Alternatives to Policing—Putting the Power and Money Back Into Our Communities
Adequate mechanisms of police oversight are lacking in many cities—leading to unnecessary incarcerations, excessive police force, racial profiling, and deep corruption. However, the problem with policing is not simply the lack of anti-bias training, civilian review processes, or diversity. The problem is the unprecedented expansion and intensity of policing in the last forty years. Cities spend more on city police than on health, housing, arts, parks, community development, workforce development, and civil rights combined. Instead of police being the primary tool for managing violence, we must look at rebuilding our communities to break the cycle of violence.
To understand why excessive policing can perpetuate cycles of violence, examine the institutional pressures that drive so much of what we see today. Since the 1960s, governments have extended the discourse of war beyond its traditional context. In 1964, Lyndon Johnson announced the “war on poverty” as he attempted to lay the foundations for a welfare state. In 1971, Richard Nixon called drug abuse “public enemy number one” and declared a “war on drugs.” With each declaration, the presumed “enemy” becomes less visible, with no end in sight.
When our elected officials ask police to wage simultaneous wars on drugs, gangs, disorder, terror and crime, police will often be discourteous and aggressive. They will continue to violate people’s rights and use excessive and militaristic force because that is how wars are waged. It’s also built into the deep history of American policing— a tool for criminalizing people of color. A reform that begins with the officer on the beat is a continuance of the preference for considering actions of “bad” individuals, as opposed to functions and intentions of a system.
We need to look into public health interventions and strategic community investments. Turning school discipline over to police invariably results in more suspensions, expulsions, and arrests directed at our most high-needs youth. Restorative justice programs, counselors, social workers, and wellness and trauma-informed strategies for students and families are real alternatives.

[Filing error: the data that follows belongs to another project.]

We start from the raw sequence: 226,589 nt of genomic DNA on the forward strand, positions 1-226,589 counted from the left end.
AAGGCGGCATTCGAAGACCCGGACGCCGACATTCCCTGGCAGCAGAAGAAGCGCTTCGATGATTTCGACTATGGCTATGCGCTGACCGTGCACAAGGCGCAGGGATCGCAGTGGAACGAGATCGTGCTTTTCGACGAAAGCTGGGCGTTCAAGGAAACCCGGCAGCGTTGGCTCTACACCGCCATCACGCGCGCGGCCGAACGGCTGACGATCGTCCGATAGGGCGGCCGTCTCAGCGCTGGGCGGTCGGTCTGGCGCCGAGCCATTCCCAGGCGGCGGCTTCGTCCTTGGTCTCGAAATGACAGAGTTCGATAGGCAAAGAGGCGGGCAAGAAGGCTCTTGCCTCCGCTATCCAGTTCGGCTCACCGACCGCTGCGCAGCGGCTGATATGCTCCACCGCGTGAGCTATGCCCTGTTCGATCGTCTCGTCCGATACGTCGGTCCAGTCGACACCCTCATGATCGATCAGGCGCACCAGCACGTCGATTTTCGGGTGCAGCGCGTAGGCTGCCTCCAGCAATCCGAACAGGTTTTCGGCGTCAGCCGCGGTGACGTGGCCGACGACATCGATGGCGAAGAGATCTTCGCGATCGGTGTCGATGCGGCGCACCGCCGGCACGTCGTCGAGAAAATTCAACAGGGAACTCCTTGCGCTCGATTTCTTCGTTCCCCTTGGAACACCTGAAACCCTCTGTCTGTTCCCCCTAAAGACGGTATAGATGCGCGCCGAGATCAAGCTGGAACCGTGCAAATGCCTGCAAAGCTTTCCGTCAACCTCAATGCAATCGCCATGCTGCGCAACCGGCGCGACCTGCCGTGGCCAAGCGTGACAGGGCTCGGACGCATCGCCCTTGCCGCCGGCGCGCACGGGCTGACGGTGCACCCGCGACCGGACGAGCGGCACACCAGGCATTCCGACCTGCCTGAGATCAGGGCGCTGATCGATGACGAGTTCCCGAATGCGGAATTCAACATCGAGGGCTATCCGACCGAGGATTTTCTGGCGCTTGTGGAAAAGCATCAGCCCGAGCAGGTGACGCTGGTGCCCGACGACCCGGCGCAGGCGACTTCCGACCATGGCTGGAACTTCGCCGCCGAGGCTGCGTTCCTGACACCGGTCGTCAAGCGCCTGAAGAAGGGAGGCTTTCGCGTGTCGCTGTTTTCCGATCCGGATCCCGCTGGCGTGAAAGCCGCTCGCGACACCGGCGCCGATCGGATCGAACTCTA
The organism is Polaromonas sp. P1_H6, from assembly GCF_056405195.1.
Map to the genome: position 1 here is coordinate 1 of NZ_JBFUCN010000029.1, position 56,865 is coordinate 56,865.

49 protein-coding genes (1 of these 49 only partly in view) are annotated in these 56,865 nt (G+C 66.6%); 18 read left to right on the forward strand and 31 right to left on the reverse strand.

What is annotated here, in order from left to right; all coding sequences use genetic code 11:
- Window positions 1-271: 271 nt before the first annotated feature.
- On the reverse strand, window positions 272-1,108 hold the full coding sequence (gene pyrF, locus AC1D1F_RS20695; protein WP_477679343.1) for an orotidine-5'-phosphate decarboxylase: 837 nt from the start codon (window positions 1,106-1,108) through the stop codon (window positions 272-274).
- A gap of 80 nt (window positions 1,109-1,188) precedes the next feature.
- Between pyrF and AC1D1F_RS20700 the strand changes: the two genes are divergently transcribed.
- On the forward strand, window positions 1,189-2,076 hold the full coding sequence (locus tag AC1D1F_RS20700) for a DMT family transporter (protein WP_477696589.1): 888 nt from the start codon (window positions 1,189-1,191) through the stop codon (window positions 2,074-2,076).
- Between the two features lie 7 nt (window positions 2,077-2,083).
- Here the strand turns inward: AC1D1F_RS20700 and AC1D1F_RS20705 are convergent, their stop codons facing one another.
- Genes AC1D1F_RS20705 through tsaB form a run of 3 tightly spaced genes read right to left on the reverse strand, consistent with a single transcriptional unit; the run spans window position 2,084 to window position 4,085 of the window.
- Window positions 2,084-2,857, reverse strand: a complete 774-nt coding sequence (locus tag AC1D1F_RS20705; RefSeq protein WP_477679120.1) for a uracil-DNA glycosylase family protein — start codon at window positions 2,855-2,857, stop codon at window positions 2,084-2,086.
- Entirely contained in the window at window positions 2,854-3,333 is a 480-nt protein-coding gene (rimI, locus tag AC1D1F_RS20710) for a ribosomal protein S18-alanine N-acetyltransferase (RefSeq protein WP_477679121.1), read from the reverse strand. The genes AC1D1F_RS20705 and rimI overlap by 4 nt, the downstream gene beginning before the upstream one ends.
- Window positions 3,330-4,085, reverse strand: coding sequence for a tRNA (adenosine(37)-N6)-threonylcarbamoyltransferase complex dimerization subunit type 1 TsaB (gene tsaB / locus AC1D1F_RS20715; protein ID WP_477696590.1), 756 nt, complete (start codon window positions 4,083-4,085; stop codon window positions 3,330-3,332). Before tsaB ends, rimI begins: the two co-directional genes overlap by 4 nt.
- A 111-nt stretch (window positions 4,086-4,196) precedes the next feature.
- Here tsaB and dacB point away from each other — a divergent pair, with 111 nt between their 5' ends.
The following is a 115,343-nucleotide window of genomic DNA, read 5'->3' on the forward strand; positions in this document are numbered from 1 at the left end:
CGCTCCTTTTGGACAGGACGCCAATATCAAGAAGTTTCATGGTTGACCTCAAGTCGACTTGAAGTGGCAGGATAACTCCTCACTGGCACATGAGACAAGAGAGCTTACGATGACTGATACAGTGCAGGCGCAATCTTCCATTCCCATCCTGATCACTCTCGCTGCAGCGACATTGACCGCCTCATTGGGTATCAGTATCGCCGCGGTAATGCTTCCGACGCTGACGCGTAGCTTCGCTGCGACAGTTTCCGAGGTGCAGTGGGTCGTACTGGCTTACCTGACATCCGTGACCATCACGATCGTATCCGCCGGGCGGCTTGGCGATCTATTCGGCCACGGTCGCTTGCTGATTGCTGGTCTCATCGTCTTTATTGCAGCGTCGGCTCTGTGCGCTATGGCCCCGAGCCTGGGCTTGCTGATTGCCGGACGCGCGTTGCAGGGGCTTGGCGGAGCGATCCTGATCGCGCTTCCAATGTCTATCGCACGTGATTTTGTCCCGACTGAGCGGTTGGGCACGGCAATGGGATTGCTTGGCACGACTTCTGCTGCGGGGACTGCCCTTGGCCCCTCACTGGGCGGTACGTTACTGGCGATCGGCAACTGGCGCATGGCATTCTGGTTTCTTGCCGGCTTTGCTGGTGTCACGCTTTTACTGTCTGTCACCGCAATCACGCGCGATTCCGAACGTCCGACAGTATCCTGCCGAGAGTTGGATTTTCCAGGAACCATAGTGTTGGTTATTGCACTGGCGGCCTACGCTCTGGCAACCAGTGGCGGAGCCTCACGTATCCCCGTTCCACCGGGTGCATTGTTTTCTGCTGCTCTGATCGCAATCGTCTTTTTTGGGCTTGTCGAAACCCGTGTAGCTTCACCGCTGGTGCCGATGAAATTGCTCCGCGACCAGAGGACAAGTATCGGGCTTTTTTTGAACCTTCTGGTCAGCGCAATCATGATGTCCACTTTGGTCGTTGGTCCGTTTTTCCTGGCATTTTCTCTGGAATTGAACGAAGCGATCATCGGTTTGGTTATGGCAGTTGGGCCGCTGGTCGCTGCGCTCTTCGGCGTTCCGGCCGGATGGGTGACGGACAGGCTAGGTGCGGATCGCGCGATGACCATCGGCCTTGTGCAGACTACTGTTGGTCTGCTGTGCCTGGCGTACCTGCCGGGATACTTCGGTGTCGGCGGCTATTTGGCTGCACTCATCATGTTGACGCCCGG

Restorative Response Baltimore helps youth get to the roots of conflicts that might otherwise escalate to violence. Using structured dialogue, communities resolve their problems without the threat of violence and incarceration. Safe Streets Baltimore is utilizing “credible messenger” strategies to reduce neighborhood violence and steer youth into pro-social activities. The program hires adults from the community with a history of street involvement to provide trauma counseling and perform street mediation.
Baltimore city officials are called to undertake a reparations program that channels ten percent of the city’s budget into communities most impacted by formal discrimination including segregation laws and redlining practices. These funds could build affordable housing and schools, provide employment, and give families the social services needed to lead more stable and productive lives. Funds could also go to clean air and water, green spaces, walkable neighborhoods, lively public spaces, vital social institutions, and other avenues for public engagement—basic ingredients for belonging and well-being.
A 2017 UN report called attention to power imbalances (i.e. inequity, lack of access, human rights abuses, social exclusion) as a top reason for the drastic increase in mental illness and chronic stress—which can lead to violence, drug use and crime. Putting the power and money into our communities, not policing, can help communities access the resources they need to solve their own problems, improve well-being, and break the cycle of violence.
Corporate media have extensively covered police brutality and corruption, yet lack a systems perspective on policing and tend to minimize solution-based community approaches.
Alex S. Vitale, “Let’s Build Up Communities Instead of Pouring Funds into Police Oversight,” Truthout, August 26, 2019, https://truthout.org/articles/lets-build-up-communities-instead-of-pouring-funds-into-police-oversight/.
Jamal Rich, “Topic at Coming West Coast Gathering: Imagining a World Without Police,” People’s World, November 4, 2019, https://www.peoplesworld.org/article/topic-at-coming-west-coast-gathering-imagining-a-world-without-police/.
Jay Walljasper, “For Healthy Communities, Look Beyond Diet and Exercise,” YES! Magazine, July 19, 2019, https://www.yesmagazine.org/opinion/2019/07/19/health-diet-exercise-communities-inequality/.
Michael Marder, “This Is Not A War: Coronavirus Pandemic Presents Unique Opportunity to Rebuild a Sense of Common Good,” RT, March 29, 2020, https://www.rt.com/op-ed/484247-coronavirus-pandemic-common-good/.
Zenobia Morrill, “Debate Ensues Over Rights-Based Approach to Mental Health,” Mad in America, April 1, 2019, https://www.madinamerica.com/2019/04/debate-ensues-human-rights-mental-health-policy/.
Student Researcher: Amber Yang (Sonoma State University)
Faculty Evaluator: Kenn Burrows (San Francisco State University)
Review Article with Credder